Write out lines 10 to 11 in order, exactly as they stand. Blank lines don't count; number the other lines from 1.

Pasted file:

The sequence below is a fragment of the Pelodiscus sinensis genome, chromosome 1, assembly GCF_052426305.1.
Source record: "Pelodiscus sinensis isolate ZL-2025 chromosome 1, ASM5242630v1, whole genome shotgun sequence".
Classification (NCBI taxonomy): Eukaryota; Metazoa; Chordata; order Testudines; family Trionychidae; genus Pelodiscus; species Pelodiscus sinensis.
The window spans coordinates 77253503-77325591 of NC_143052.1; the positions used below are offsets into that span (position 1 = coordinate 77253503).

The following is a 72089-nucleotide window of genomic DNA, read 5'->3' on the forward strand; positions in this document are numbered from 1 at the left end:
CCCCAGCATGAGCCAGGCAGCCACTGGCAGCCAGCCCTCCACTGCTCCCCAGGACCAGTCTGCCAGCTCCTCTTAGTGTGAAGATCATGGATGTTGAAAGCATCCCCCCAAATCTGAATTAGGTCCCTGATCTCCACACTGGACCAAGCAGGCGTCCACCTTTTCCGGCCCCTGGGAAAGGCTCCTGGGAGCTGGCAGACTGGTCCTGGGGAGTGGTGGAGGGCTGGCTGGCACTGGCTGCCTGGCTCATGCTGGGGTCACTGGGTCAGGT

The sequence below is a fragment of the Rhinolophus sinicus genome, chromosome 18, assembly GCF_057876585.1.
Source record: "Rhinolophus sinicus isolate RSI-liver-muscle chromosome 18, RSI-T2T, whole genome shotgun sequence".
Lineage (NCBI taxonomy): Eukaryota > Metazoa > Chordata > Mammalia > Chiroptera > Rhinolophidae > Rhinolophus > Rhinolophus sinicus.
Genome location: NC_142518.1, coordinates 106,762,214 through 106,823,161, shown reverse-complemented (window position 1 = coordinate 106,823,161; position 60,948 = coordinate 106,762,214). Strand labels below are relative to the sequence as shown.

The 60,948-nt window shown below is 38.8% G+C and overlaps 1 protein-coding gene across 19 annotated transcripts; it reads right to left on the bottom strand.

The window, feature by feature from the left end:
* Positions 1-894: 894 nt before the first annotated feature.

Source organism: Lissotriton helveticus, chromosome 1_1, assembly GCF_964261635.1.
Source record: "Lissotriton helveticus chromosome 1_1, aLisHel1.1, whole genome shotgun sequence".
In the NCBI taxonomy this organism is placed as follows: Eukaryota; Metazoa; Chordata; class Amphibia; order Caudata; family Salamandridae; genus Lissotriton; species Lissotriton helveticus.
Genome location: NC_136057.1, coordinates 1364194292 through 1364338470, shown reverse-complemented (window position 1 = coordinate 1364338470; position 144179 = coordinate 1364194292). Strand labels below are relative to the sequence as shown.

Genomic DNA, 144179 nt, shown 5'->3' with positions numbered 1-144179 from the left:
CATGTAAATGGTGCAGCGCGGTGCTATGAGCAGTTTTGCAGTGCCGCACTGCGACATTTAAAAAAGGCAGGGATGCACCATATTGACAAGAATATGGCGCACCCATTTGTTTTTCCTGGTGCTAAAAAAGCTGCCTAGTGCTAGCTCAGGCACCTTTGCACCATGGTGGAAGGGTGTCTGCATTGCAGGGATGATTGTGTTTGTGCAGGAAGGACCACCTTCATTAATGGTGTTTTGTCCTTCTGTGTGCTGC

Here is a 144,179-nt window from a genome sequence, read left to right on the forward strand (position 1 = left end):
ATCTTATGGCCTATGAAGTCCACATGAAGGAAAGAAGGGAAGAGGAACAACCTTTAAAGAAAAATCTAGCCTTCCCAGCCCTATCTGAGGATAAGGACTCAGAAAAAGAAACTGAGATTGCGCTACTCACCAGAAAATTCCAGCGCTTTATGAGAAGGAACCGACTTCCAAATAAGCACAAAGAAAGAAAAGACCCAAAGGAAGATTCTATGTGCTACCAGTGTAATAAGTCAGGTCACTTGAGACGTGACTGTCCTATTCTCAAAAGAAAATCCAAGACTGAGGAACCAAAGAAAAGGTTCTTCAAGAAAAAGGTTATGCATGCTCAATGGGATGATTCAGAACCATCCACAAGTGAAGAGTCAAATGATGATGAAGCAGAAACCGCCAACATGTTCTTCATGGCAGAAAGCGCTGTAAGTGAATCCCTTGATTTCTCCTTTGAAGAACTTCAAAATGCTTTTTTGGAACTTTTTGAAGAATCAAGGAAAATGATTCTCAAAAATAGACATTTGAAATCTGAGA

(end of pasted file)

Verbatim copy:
Genome location: NC_142518.1, coordinates 106,762,214 through 106,823,161, shown reverse-complemented (window position 1 = coordinate 106,823,161; position 60,948 = coordinate 106,762,214). Strand labels below are relative to the sequence as shown.

The 60,948-nt window shown below is 38.8% G+C and overlaps 1 protein-coding gene across 19 annotated transcripts; it reads right to left on the bottom strand.